To my great dismay, one of the challengers running for Solon Councilman Marc Kotora’s Ward 4 seat has been making unfounded claims mainly about storm related power outages that are acts of Mother Nature and not the fault of any governmental body. Why does the challenger have difficulty telling the truth?
The storms we had in Solon recently were the result of lightning striking a transformer and tree limbs falling on power lines. They were not the fault of any FirstEnergy power grid.
To blame our councilman or any city official for inaction is very unfair and attempts to create a campaign issue for political purposes, where no such issue exists in reality. I don’t want a distorter of the truth serving on our city council.
We are all inconvenienced when the power goes out and get increasingly frustrated the longer it is. Recently 80 mph winds tore through the Greater Cleveland area causing 60,000-plus FirstEnergy customers to be without power.
If anyone watches live city meetings or replays of them on the city’s website you will see the great concern of our city officials. I suggest watching the first 15 minutes of the Aug. 11 Safety Committee meeting as a recent example.
Marc Kotora has been there for us every time we have needed him including helping us defeat a terrible developer-initiated rezoning issue involving high-rise apartments near our quiet neighborhood.
Wake up Chester residents
Last November we lost our zoning inspector after about 10 years of service. The board of trustees seemed in no hurry to hire a replacement. For over 30 years the zoning inspector’s job has been a full-time position, but trustees have now determined that part time is sufficient. It seems they do not want to spend the money for a full-time zoning inspector even though there were several qualified applicants. Trustee Walter “Skip” Claypool is the liaison for the zoning department.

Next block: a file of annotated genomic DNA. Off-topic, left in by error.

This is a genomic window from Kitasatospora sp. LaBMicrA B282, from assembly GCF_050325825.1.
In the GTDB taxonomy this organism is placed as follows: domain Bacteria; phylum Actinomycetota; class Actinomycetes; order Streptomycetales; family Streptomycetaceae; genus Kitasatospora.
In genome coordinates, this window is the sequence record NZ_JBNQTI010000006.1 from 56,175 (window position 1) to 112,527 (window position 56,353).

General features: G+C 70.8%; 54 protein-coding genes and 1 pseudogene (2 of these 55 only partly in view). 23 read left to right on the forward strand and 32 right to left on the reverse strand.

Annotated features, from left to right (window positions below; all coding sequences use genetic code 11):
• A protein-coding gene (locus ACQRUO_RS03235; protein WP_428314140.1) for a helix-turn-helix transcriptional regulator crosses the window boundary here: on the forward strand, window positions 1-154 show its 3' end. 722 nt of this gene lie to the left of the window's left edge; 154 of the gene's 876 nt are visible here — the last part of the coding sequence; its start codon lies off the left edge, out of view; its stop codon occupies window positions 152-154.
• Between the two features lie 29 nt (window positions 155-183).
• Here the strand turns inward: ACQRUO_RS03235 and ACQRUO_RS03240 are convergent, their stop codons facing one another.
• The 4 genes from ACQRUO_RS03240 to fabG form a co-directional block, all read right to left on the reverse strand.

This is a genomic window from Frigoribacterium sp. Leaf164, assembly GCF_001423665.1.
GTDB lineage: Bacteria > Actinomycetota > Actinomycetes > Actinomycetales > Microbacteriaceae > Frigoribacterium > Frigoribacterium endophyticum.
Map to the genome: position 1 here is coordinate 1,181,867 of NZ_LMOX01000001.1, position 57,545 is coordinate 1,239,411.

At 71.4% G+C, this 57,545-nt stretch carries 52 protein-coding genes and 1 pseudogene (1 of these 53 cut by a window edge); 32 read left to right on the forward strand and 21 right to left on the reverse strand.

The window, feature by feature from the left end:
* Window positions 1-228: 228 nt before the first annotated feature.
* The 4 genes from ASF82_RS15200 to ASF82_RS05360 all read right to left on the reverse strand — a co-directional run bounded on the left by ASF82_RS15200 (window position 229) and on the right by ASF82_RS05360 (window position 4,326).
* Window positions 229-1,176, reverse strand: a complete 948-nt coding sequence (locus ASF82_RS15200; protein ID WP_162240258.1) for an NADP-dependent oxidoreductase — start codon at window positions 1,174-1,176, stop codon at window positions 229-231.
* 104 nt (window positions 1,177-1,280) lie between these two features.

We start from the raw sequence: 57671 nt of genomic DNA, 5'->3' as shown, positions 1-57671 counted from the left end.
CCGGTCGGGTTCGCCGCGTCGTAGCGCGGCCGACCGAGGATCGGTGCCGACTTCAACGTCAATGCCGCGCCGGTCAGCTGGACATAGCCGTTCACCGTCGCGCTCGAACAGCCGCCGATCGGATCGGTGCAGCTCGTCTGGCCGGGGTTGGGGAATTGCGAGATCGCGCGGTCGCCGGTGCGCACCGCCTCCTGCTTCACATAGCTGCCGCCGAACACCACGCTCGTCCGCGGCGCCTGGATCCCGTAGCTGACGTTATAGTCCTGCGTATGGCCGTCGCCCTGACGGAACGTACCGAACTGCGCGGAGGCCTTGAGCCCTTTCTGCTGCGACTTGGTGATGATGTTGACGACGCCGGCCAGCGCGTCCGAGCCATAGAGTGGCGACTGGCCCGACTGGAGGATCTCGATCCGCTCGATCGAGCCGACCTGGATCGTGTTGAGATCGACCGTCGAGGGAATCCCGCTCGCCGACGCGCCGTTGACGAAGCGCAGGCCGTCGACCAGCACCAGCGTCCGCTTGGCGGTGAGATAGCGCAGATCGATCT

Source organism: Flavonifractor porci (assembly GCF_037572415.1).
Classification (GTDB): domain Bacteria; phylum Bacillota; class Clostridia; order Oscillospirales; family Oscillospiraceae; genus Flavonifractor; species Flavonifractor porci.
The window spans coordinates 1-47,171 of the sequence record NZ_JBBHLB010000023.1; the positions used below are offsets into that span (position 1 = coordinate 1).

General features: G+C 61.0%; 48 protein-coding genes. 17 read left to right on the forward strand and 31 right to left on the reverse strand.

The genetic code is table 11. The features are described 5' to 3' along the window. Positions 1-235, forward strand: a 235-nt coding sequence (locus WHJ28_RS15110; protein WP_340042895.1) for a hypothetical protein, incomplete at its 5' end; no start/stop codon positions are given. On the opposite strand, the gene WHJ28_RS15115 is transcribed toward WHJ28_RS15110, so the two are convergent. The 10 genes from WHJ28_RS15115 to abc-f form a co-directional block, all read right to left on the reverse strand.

In February, the trustees hired a part-time replacement who lasted two weeks. Also in February, they hired our former zoning inspector to fill in until a permanent replacement was on board. He was confronted with a large number of zoning applications that had not been processed. Also, the file on one case had mysteriously disappeared so he had to start over. Trustees hired a part-time person on June 29 and the former inspector is in the process of training her.
There were three zoning amendments passed in 2019. It took one and a half years to update the zoning resolution on the Chester Township website. There were six amendments passed in 2020 and, to date, the zoning resolution has not been updated and the zoning inspector has not been provided with copies of the 2020 amendments. How can he enforce the zoning regulations and assist residents who have zoning questions if he doesn’t have current information? Every time I have asked why the amendments have not been posted on the website I have been told, “Mr. Claypool is handling that.”
His latest excuse was the fact that they had hired a new zoning department administrative assistant.
Yes they did – in January of 2021. What’s taking so long?
Since January 2021, Mr. Claypool has also been handling the arrangements for the demolition of the Henry House located on Mayfield Road. Three bids were received for the demo in December of 2020. The March 25 trustees minutes state that two companies had canceled their bids. Mr. Claypool denied knowing anything about that and he is in charge. In the meantime, Chester Township is paying utility bills for that house! Again, what’s taking so long?
It’s time Chester residents wake up and find out what is happening at Town Hall. The trustees minutes of public meetings are posted on the Chester Township website chestertwp.org. Better yet, attend township meetings and judge for yourself.
Chester is a wonderful place to live. I am a life-long Chester resident and I am very concerned about the future of our township. You should be concerned, too!
There is an election in November when you can vote on two township trustees. I hope you will vote responsibly and save Chester Township.
Linda Barnes Gifford